Reproductive Technology Report Urges Ethics
Babych, Art, National Catholic Reporter
OTTAWA - A $28 million report on new reproductive technologies in Canada is getting mixed reviews as Catholic church officials ponder its implications.
"I'm very happy with the direction the report seems to go in," said Msgr. James Weisgerber, general secretary for the Canadian Conference of Catholic Bishops.
Weisgerber said the CCCB would study the 1,300-page report of the Royal Commission on New Reproductive Technologies, released Nov. 30, before making detailed comments.
However, he said the commission did not seem to "recognize the human and ethical implications of all these technologies, and (the bishops) want them addressed."
Indeed, the commission's apparent emphasis on ethics over technology also found favor with Anne Mason, project coordinator for the Vanier Institute of the Family, an interdenominational organization. "That's a very important distinction in our mind because as far as we're concerned the ethical rather than the technological considerations should be paramount," she said.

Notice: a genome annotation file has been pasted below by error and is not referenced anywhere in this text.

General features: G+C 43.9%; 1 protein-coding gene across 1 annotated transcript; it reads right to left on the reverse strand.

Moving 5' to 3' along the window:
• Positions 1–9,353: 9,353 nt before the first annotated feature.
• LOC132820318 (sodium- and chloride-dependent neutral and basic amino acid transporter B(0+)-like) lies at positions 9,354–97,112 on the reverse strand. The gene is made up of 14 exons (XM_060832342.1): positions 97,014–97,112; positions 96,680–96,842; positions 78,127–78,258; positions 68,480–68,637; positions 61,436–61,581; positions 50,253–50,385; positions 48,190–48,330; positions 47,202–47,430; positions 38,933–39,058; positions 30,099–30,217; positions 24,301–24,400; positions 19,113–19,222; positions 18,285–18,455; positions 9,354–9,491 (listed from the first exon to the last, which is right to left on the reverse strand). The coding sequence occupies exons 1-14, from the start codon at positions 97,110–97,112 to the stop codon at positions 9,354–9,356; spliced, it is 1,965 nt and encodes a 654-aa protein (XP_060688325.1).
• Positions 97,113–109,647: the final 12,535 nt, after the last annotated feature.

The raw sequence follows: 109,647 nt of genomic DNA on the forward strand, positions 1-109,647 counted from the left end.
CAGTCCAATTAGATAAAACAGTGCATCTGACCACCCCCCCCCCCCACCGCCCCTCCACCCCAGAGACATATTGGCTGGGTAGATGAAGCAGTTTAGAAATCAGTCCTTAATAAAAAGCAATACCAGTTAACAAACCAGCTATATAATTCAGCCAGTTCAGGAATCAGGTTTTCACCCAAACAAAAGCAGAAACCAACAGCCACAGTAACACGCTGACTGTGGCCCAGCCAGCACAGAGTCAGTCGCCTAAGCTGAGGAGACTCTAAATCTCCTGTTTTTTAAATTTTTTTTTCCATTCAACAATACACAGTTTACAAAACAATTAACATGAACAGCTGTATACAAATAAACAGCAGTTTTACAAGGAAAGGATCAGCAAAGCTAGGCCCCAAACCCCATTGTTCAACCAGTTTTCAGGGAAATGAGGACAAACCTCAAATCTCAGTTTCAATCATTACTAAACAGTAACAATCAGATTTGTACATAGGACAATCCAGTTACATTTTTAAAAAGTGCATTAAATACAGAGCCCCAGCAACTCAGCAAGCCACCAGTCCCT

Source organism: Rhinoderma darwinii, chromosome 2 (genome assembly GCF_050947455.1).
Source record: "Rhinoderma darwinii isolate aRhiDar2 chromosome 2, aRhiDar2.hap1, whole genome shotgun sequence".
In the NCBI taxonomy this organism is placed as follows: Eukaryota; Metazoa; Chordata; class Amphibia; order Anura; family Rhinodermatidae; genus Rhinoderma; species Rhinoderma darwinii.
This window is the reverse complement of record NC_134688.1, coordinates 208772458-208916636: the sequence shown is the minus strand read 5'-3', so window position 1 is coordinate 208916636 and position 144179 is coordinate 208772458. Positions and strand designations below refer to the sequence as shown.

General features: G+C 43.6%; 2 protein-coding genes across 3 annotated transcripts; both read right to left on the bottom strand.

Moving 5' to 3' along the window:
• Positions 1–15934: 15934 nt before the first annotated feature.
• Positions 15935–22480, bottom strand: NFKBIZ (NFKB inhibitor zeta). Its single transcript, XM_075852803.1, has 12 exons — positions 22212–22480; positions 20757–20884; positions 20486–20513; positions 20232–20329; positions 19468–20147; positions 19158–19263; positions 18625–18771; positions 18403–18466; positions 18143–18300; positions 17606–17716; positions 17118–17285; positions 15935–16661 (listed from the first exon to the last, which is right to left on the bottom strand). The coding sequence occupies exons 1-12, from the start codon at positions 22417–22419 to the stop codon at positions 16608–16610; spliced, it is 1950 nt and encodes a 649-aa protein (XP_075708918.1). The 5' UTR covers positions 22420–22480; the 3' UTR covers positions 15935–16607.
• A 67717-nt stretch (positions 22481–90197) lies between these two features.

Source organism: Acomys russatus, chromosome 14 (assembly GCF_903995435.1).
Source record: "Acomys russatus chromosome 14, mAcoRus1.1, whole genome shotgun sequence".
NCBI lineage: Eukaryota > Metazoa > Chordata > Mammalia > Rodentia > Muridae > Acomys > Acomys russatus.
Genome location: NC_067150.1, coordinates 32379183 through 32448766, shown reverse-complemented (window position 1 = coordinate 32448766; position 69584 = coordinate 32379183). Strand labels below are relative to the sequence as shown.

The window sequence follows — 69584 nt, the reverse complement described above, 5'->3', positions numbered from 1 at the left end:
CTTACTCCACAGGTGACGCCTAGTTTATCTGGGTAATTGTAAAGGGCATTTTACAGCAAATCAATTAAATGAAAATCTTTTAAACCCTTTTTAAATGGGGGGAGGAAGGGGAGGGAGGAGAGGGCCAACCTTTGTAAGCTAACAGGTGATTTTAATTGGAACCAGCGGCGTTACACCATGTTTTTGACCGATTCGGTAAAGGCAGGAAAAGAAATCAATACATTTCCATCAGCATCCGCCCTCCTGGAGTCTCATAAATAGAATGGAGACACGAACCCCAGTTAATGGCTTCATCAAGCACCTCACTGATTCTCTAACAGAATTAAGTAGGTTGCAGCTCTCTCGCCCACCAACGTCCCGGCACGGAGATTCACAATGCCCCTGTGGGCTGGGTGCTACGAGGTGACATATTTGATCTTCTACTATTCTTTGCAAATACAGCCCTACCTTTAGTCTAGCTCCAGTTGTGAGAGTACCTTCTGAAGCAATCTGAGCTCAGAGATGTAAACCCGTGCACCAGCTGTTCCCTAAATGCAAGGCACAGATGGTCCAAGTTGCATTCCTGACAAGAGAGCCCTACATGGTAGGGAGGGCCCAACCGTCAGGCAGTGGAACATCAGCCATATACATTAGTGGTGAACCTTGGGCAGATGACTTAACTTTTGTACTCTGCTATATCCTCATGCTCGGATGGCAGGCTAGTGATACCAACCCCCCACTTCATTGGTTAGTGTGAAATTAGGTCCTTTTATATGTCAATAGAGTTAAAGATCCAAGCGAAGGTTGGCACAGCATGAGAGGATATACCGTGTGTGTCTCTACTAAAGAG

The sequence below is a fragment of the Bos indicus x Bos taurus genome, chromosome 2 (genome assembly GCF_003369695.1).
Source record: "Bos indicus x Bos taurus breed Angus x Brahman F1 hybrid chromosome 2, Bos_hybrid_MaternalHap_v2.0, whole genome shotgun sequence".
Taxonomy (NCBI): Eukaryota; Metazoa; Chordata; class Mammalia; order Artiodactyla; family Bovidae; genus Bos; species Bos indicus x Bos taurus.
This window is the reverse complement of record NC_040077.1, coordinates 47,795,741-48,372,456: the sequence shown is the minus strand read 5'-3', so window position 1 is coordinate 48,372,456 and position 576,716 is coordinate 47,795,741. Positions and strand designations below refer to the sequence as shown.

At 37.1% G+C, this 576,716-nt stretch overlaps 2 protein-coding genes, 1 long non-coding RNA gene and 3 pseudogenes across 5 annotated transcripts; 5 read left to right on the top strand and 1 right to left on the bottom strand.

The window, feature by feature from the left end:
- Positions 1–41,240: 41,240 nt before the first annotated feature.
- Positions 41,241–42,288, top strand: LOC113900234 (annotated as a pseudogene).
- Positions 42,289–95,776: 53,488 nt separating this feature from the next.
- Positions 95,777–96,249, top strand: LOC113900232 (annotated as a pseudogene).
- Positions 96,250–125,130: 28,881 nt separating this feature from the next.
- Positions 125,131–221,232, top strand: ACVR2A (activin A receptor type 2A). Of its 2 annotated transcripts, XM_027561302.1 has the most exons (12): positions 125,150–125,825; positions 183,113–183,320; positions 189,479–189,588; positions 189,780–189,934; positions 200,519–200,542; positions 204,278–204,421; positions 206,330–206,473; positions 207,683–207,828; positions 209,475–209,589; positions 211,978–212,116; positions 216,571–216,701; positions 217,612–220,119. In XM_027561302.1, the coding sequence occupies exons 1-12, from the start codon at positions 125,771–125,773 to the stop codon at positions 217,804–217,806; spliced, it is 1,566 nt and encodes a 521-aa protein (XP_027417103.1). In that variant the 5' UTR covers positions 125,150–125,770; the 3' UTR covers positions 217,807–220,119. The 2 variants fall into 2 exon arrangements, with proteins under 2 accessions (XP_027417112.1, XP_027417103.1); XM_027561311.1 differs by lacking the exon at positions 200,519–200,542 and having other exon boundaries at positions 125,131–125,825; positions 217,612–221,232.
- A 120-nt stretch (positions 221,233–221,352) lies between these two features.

But, she said, the institute is "very supportive" of technologies that "assist families to create family."
The commission made 293 recommendations in the report, which took four years of work - twice as long as expected.
The report, "Proceed with Care," recommended a ban on surrogate motherhood, the closure of sex-selection clinics and a prohibition on the sale of human eggs, sperm, embryos, fetuses or fetal tissue.
"There is a need to prohibit those uses of technology that contravene Canadian ethical and social values," said Dr. Patricia Baird, the commission's chairwoman. Other technologies need to be regulated "to ensure that only accountable, beneficial use of acceptable technologies occurs," she said.
The commission also called for a new national commission to be set up "to ensure that new reproductive technologies are only provided in a safe, ethical and accountable way within the boundaries of acceptable practice and research."
In its submission to the commission in January 1991, the CCCB's permanent council said that most of the new technologies were invasive, painful and experimental and that surrogate motherhood was "particularly exploitive. …